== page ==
July 21, 2008
Rule of Three has the kind of script that could exist just as happily on a stage as on a screen. Pretty much all of it plays out in a single room. There is very little in the way of dynamic action going on – it’s all dialogue and character driven and very well done in these respects.
Keeping an audience on the hook in such limited parameters is a real challenge, so it’s to the credit of writing team Eric Shapiro and Rhoda Jordan that they constructed something that remains engaging and suspenseful throughout. The story begins with a distraught father and mother on TV, appealing to the public for any information regarding the disappearance of their daughter, who was last seen in a hotel room with her boyfriend.
The character of Jon, played with a decidedly unpleasant level of intensity by Ben Siegler, is the tortured and obsessed father of the missing girl who is at his breaking point over what he sees as mass incompetence on the part of the police. It’s difficult to empathize with this man because he’s bursting at the seams with rage, but that’s exactly how director Shapiro wanted it so the performance was very fitting. He haunts the hotel room where his daughter was last seen, paying the bellhop off for access and another chance to dig around, in case he can find any tiny thing that might’ve been overlooked by the police. On this particular day, a breakthrough occurs in the form of a note on his car when he returns from scouring the room – we do not know if it’s a note from a kidnapper or a potential killer involved in the crime. We don’t know if it’s a sick prank perpetrated by someone who saw the father’s televised plea for help. All we know is that Jon has a gun, and he is waiting patiently in that hotel room for the “closure” on the case that the sketchy note promises at 3 o’clock sharp that afternoon.
The rest of the plot exists in dual timeframes spent in the same hotel room in the not too distant past. It’d be a burn against the story to reveal what the circumstances are, so I won’t spoil it and simply recommend that you see it for yourself. What I can tell you is that the things that transpire in that room are anywhere from uneasy to unpleasant to downright horrific. Rodney Eastman does a terrific turn here as a sleazy drug dealer named Russ – his charm is offset by an ever-lurking sense of menace. He’s obviously bad news, but you can’t really tell just how dangerous he actually is, which makes him scarier than someone you can tell is a full-on psycho at first glance. His client is a middle aged business creep who has some dubious plans for an evening of entertainment, and the pair of them become entwined by a nasty turn those plans take. From there, it all spirals downward and goes straight to hell, and the nastiness takes pretty much every character down with it to some degree.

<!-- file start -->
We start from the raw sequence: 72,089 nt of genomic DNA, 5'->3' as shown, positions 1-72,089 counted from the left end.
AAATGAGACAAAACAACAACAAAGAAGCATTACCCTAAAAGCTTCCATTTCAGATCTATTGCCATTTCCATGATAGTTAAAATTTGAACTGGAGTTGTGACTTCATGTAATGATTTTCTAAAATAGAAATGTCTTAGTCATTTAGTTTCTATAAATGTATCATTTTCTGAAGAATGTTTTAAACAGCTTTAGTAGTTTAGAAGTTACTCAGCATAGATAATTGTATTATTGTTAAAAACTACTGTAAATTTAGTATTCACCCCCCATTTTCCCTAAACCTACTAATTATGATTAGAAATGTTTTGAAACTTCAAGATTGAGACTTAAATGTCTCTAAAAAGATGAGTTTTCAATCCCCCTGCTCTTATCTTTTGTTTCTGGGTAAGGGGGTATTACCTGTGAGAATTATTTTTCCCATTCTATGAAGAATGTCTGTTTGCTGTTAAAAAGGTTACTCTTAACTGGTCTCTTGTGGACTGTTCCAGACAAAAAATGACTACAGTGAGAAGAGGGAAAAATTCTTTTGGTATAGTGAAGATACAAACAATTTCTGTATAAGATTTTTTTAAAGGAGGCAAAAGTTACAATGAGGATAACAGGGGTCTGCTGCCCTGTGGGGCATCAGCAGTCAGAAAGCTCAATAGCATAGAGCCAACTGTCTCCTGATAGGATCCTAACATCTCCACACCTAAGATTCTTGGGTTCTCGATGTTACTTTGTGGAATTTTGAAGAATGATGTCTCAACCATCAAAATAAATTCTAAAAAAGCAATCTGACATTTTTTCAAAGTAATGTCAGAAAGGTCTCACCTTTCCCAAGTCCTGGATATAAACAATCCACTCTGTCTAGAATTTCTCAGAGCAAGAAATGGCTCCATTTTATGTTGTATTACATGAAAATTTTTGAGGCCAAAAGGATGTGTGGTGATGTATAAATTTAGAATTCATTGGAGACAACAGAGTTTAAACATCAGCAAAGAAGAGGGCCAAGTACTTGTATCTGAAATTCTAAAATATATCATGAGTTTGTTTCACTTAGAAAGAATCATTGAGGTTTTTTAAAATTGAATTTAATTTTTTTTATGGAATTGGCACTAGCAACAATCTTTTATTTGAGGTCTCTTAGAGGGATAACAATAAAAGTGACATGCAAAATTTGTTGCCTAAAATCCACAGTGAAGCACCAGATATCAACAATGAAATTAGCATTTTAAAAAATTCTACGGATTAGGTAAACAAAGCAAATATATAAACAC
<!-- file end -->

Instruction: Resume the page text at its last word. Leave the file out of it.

I think the one thing that bugged me about the film was how antihuman it felt on a fundamental level. There are only two types of people in this film – those who exploit and abuse, and those on the receiving end of exploitation and abuse. However, director Shapiro pointed out that the film was meant to be prodding and divisive, so there you go. If that’s the effect he wanted, he certainly got it. Fantasia’s Mitch Davis introduced the screening by likening the writing to that of David Mamet, which was right on the money. There’s even a bit of dialogue in Rule of Three that is near exact to the titular character of Stuart Gordon’s Edmond, pertaining to how the cost of vice is scrutinized by clueless middle aged men with an overblown sense of entitlement. Edmond liked to try and haggle at strip joints and peep shows, and he got angry when his paltry offers were rightly scoffed at. Here, the businessman character thinks it’s okay to call a drug dealer to drive out 40 miles for a five dollar sale – it doesn’t even register to this moron that he might be putting himself at risk by being so stupid and insulting when dealing with potentially dangerous people.
My complaints about the production are minor. Some people I spoke to after the screening weren’t particularly impressed with the way the film looked, but I found its dull sheen and monochromatic feel added a critical sense of realism. There’s a subplot about a threesome that I felt could have been pruned down a little, but at the same time, the angle taken on the threesome scenario was well thought out – it explored the fantasy aspect of what a threesome is expected to be like vs. the emotional realities and risks of a couple engaging in such an endeavor. The editing between the three different timeframes in the same room was particularly well done, but that can likely be accredited more to the crafty screenwriting than what the editor did with the footage.
So overall Rule of Three is well worth checking out. It’s compact, mean, and fires through its 85 minutes without much stalling. Just don’t expect to walk away from this one feeling better about your fellow man!
3 1/2 out of 5